SINGAPORE: Despite the haze, activists turned out in full force at Hong Lim Park for Singapore's first climate rally on Saturday (Sep 21).
The rally, which started at 3pm, saw more than 1,700 participants by 6pm, organisers said.
Participants, most of them youths, were decked in red for the event, organised by The Singapore Climate Rally, a non-profit organisation.
The rally, with the same name as its organisers, coincided with the global climate change youth movement started by Swedish teen Greta Thunberg.
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The movement has sparked many similar rallies around the world.
At the Singapore event, participants came bearing posters with slogans like "Don't burn my future" and "O-Levels are soon, so is this irreversible climate crisis".
There were also community activities such as writing postcards to Members of Parliament calling for government action.
The rally called for systemic change from the Government as well as corporations on the basis that individual efforts were not sufficient.
In his National Day Rally last month, Prime Minister Lee Hsien Loong addressed threats of climate change such as rising sea levels and estimated the Government would spend S$100 billion in the long term to protect the country.
But the organisation said it wished to see more preventive rather than adaptive measures being taken.
Co-founder Komal Lad, 19, said that the current rate for Singapore's carbon tax was not high enough.
Although she anticipates it to increase by S$10 per tonne of greenhouse gas (GHG) emissions by 2030, she said "it is not enough to make a dent and not enough to pressure businesses to seek renewable resources".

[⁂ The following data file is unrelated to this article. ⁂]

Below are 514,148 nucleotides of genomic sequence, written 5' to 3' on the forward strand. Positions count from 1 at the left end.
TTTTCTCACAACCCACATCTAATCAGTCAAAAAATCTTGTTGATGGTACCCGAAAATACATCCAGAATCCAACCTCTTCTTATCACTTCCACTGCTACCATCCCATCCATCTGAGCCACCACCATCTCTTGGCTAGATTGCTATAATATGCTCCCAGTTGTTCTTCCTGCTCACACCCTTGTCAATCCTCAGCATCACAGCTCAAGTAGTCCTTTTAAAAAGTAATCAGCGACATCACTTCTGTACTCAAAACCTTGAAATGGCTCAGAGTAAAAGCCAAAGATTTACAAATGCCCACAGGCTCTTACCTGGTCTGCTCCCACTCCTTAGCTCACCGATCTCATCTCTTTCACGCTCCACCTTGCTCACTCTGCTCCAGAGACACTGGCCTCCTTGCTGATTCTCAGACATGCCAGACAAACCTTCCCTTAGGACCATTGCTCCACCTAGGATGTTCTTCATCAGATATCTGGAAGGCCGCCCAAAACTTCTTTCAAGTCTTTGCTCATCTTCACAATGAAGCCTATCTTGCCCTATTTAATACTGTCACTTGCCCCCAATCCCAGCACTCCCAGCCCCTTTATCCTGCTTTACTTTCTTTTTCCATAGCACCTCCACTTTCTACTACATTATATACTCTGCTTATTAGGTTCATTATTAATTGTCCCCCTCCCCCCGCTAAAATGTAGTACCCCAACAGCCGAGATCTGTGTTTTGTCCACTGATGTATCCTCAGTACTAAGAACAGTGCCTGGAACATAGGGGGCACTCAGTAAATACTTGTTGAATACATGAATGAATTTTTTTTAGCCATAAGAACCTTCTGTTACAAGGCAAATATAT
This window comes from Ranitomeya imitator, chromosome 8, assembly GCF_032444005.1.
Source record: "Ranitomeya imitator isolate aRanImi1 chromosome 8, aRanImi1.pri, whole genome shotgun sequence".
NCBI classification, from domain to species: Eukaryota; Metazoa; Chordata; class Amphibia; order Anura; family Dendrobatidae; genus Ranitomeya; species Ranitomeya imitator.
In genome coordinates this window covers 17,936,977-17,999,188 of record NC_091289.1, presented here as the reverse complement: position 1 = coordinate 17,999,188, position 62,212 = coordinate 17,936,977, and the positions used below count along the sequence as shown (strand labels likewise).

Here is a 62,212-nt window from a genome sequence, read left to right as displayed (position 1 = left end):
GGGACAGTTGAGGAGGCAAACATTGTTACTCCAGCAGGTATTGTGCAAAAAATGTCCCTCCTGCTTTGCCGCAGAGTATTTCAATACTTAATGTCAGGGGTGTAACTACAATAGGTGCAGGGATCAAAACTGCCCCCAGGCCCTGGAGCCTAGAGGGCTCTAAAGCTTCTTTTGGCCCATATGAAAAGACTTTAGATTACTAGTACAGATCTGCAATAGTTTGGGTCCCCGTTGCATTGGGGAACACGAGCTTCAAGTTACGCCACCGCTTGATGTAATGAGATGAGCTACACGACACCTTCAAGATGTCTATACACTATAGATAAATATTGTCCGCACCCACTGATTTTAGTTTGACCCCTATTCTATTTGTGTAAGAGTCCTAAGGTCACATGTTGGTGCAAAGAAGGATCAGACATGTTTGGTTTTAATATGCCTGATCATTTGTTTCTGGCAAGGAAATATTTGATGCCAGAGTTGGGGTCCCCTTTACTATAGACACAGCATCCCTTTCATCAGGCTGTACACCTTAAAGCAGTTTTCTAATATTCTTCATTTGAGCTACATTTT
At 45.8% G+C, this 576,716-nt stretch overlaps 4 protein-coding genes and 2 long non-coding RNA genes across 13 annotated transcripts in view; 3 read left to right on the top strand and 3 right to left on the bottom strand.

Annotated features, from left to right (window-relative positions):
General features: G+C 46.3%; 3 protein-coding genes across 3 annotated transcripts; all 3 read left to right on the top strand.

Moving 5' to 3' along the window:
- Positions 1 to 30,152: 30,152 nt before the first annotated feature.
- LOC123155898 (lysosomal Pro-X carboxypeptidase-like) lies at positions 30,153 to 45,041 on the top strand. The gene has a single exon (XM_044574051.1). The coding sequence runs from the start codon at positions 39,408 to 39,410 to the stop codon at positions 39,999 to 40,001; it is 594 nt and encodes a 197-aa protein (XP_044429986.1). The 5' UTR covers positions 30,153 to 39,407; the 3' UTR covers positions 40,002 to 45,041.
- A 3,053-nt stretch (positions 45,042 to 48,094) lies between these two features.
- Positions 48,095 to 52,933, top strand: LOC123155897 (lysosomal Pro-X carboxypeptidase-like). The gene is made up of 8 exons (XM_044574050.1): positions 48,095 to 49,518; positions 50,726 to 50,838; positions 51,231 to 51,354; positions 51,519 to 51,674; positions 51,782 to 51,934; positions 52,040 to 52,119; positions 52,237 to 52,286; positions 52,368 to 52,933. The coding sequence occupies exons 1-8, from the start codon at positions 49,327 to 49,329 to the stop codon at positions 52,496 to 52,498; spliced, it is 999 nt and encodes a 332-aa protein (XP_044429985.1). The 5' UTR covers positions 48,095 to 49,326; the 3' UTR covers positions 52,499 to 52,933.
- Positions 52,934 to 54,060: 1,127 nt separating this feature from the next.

The current carbon tax is set at a rate of S$5 per tonne of GHG emissions from 2019 to 2023.
Apart from increasing carbon taxes, Ms Komal said she also wanted companies to divest from fossil fuels.
Rising awareness in recent years could be due to how the effects of climate change are more strongly felt with the increasing temperatures, she added.
Social media has also contributed to increased awareness and the volume of news about weather catastrophes in other countries has also resulted in greater "climate-consciousness", said Ms Komal.
PARTICIPANTS STAGE "DIE-IN"
The event also saw a "die-in" - a move similar to a human chain domino that was a way for organisers and participants to show collective grief over the loss of biodiversity and human lives resulting from climate change.
Six poignant speeches were given as well from a diverse range of Singaporeans, who recounted their personal experiences with climate change.
Among them was Oliver Chua, a Primary 5 student from Temasek Primary School who described himself as a "typical 11-year-old".
"I feel that my friends are in that 'don't know, don't care' or 'I know but I don't know what to do' phases because we tend to take (things) for granted and we can't really comprehend the impact of climate change," he said.
He said schools could do more to expose students to the topic through classes solely dedicated to environmental issues.
Ms Komal said the rally was only the first step towards action against climate change and that it would not be the last time anyone would hear from the organisation.
“SG Climate Rally, we will definitely have something in time to come,” she said.